Alberta Ballet is celebrating a major milestone this year — 50 years as an internationally renowned ballet company. Led by artistic director Jean Grande-Maître, this season is a time to reflect upon the dance group’s place in the history books.
The company, situated in Edmonton and Calgary, is a resident of both the Northern and Southern Jubilee Auditoriums. With 28 regular dancers, each season presents creative takes on classical ballets, as well as original works. To celebrate the company’s 50th birthday, audiences have so far enjoyed presentations of Shadowland and Dracula, and await takes on The Nutcracker, Les Ballets Trockadero De Monte Carlo, Life, Alice in Wonderland, and Our Canada.
Being with the company for almost 15 years, Grande-Maître has played a crucial role in Alberta Ballet’s success. His wide range of experiences in the ballet world have assisted him in molding the company into what it is today. Before landing the role as artistic director in our prairie province, he was involved with many different companies, including the National Ballet of Canada, the Paris Opera Ballet, and Les Grands Ballets Canadiens de Montréal. As Alberta Ballet looks back on the company’s accomplishments, Grande-Maître can reflect on his time as an Artistic Director.
“Being director offered me more than being a dancer or a choreographer,” says Grande-Maître. “You not only have to create art, but have to bring a community into a theatre and inspire people to donate to and believe in what we are doing.”
Under his leadership, Alberta Ballet has become Canada’s second largest ballet company. As the company has grown, Grande-Maître has collaborated with numerous artists to create new and inventive productions, including k.d. lang, Sir Elton John, Sarah McLachlan, and Joni Mitchell. These collaborations were eye opening for Grande-Maître, and reiterated why he became interested in the art form in the first place. His experience with Joni Mitchell was particularly memorable.
“Working with an artist of that caliber and integrity, of that knowledge and genius, and of that kind of profundity, was life changing for me,” says Grande-Maître. “She brought me back to what the essence of a work of art is.”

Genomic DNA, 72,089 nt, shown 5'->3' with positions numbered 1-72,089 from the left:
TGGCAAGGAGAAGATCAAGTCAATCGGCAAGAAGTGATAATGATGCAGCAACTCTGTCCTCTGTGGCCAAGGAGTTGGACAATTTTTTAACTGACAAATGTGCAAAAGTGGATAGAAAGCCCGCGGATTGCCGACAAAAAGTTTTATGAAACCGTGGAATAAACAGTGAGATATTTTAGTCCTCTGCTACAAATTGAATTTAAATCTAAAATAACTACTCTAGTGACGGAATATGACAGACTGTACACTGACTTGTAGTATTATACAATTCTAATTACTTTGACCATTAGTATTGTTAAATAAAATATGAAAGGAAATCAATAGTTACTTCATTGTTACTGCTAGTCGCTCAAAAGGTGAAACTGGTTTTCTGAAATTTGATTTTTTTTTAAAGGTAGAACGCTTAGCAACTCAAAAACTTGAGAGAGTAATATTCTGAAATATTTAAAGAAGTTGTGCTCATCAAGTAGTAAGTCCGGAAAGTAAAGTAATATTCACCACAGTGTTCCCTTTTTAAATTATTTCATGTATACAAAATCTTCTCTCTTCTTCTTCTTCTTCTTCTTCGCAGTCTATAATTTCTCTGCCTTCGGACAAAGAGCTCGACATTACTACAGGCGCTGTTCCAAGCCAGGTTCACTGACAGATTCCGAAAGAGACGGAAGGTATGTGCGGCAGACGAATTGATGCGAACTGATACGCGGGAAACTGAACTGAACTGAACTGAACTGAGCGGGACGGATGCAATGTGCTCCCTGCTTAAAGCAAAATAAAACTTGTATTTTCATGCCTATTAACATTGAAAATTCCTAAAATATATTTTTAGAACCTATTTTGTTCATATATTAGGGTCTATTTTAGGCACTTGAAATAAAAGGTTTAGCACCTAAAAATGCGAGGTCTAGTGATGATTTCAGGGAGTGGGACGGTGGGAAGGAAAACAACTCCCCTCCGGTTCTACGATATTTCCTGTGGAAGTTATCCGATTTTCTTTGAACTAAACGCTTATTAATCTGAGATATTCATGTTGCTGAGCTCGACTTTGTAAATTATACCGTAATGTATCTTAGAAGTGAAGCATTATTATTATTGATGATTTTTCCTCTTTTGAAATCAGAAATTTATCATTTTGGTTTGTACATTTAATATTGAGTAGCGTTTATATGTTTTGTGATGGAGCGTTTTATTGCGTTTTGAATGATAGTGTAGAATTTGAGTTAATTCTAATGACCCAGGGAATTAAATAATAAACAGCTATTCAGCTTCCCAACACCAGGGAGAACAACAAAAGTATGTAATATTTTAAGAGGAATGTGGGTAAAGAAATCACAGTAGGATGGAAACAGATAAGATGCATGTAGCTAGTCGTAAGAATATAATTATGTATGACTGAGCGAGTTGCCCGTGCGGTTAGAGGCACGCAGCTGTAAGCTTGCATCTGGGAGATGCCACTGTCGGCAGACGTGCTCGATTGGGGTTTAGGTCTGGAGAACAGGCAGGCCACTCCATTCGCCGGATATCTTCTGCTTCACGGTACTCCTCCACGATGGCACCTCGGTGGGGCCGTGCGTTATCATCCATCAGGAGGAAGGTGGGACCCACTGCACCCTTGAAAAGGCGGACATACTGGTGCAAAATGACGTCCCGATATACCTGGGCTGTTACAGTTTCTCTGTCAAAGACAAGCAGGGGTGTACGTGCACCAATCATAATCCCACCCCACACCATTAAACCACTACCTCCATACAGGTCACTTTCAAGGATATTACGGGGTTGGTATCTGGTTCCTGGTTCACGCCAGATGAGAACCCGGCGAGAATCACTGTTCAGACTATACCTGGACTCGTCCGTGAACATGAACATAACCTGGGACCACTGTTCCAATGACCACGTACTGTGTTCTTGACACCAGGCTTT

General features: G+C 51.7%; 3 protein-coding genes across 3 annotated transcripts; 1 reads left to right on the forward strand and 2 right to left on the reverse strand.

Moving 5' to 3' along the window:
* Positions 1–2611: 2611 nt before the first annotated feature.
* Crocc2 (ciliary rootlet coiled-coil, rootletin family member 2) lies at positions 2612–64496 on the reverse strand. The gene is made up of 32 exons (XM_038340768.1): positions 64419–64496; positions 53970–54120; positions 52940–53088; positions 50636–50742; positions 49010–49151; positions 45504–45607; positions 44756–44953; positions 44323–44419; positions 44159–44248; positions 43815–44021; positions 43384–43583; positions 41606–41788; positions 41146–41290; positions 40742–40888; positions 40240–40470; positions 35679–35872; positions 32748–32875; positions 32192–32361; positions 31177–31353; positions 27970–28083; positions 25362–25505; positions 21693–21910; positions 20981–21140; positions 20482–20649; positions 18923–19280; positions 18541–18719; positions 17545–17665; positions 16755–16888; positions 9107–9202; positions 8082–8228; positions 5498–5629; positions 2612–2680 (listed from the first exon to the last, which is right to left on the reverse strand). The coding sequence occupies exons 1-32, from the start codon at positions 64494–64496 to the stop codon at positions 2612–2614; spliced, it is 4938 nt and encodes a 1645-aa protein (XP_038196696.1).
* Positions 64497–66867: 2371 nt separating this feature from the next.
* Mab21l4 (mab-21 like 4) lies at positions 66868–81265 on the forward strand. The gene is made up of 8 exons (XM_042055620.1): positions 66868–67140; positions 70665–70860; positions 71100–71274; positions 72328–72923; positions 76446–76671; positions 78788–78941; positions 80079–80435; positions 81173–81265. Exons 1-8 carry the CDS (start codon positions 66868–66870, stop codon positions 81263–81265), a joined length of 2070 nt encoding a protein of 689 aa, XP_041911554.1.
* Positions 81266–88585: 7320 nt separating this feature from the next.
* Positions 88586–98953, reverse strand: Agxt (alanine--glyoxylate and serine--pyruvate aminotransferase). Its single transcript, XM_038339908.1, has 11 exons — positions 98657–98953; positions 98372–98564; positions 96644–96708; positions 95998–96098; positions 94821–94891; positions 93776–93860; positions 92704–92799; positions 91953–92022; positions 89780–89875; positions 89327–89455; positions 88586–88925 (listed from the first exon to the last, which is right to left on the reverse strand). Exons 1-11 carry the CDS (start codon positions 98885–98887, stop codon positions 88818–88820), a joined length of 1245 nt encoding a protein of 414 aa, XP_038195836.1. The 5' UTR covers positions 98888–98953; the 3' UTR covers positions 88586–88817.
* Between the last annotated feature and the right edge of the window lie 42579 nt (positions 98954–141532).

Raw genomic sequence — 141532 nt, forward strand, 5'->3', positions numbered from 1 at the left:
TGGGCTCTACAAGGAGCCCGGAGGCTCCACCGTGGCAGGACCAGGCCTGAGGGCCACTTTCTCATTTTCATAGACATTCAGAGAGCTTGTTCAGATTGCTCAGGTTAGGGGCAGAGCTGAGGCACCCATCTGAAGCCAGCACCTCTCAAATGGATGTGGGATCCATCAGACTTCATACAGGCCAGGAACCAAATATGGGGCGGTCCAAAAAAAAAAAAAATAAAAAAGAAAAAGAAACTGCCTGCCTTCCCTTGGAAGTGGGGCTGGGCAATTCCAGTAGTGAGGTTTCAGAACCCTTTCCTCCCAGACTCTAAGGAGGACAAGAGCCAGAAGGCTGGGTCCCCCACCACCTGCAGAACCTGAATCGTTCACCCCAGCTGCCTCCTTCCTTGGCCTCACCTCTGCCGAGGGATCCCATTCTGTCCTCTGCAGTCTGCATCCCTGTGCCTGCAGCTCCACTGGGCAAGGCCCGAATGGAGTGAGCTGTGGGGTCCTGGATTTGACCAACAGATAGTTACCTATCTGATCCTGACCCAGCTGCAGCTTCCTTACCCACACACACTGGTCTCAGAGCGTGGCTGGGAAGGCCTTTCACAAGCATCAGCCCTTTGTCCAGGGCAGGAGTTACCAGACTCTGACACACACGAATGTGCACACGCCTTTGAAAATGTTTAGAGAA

This year, Grande-Maître is working with Gordon Lightfoot to celebrate not only the Ballet’s 50th season, but our nation’s 150th birthday in Our Canada.
Collaborating with other artists is not the only partnership Alberta Ballet participates in. The ballet aspect of the organization is only one part which requires teamwork — there are many other responsibilities behind the scenes.
“It’s not just the birthday of the artists, but of the donors, volunteers, funders, sponsors, and board members,” says Grande-Maître. “It’s all those thousands of people who have kept this dream alive.”
Grande-Maître has accomplished many things during his time with Alberta Ballet, but he accredits much of the company’s success to the dream of its founders. He describes how the company’s roots can be traced back as far as the ‘30s, to the basement of Ruth Carse and Muriel Taylor, and explains what it means to be part of their vision.
“It’s like you’re standing on the shoulders of everybody before you,” Grande-Maître says. “The dream (of Carse and Taylor) became a company that can hold its own on any stage of the world, one which has worked with the most famous choreographers, composers, and songwriters.”
As Alberta Ballet’s 50th season continues to unfold, Grande-Maître looks back at how this art form connects to a large audience through its integrity and honesty, as well as what has lead to the company’s historic success.
“(We’ve had) great moments of triumph and collaboration by inspiring a community, reaching out to people and making them human,” he says. “There is so much you do that is important and rings true, you can like or not like a work of art, but at least the dialogue is honest. That is something important to me in my life.”